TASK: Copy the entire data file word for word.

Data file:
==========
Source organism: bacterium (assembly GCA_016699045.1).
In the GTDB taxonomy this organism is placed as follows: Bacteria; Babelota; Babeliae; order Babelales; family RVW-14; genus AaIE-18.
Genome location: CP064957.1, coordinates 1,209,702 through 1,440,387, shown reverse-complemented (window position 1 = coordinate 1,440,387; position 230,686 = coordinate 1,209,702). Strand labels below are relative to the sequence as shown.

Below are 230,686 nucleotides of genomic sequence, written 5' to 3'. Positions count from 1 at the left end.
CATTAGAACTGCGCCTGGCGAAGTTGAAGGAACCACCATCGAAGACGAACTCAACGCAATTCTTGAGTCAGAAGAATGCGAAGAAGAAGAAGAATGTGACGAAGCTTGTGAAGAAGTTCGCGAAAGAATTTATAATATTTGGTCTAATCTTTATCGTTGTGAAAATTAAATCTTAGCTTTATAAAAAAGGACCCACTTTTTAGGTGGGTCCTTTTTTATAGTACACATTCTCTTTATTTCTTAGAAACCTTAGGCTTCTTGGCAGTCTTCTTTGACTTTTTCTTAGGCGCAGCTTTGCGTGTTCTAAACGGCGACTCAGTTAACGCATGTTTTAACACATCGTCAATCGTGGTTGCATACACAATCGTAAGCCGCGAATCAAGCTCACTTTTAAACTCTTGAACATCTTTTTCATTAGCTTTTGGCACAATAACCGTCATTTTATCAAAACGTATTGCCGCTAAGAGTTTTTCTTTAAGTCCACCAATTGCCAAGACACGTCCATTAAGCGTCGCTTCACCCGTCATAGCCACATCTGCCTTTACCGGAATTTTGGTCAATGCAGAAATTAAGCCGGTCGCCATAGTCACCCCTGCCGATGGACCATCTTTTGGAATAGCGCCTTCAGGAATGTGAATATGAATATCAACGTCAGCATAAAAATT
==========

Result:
Source organism: bacterium (assembly GCA_016699045.1).
In the GTDB taxonomy this organism is placed as follows: Bacteria; Babelota; Babeliae; order Babelales; family RVW-14; genus AaIE-18.
Genome location: CP064957.1, coordinates 1,209,702 through 1,440,387, shown reverse-complemented (window position 1 = coordinate 1,440,387; position 230,686 = coordinate 1,209,702). Strand labels below are relative to the sequence as shown.

Below are 230,686 nucleotides of genomic sequence, written 5' to 3'. Positions count from 1 at the left end.
CATTAGAACTGCGCCTGGCGAAGTTGAAGGAACCACCATCGAAGACGAACTCAACGCAATTCTTGAGTCAGAAGAATGCGAAGAAGAAGAAGAATGTGACGAAGCTTGTGAAGAAGTTCGCGAAAGAATTTATAATATTTGGTCTAATCTTTATCGTTGTGAAAATTAAATCTTAGCTTTATAAAAAAGGACCCACTTTTTAGGTGGGTCCTTTTTTATAGTACACATTCTCTTTATTTCTTAGAAACCTTAGGCTTCTTGGCAGTCTTCTTTGACTTTTTCTTAGGCGCAGCTTTGCGTGTTCTAAACGGCGACTCAGTTAACGCATGTTTTAACACATCGTCAATCGTGGTTGCATACACAATCGTAAGCCGCGAATCAAGCTCACTTTTAAACTCTTGAACATCTTTTTCATTAGCTTTTGGCACAATAACCGTCATTTTATCAAAACGTATTGCCGCTAAGAGTTTTTCTTTAAGTCCACCAATTGCCAAGACACGTCCATTAAGCGTCGCTTCACCCGTCATAGCCACATCTGCCTTTACCGGAATTTTGGTCAATGCAGAAATTAAGCCGGTCGCCATAGTCACCCCTGCCGATGGACCATCTTTTGGAATAGCGCCTTCAGGAATGTGAATATGAATATCAACGTCAGCATAAAAATT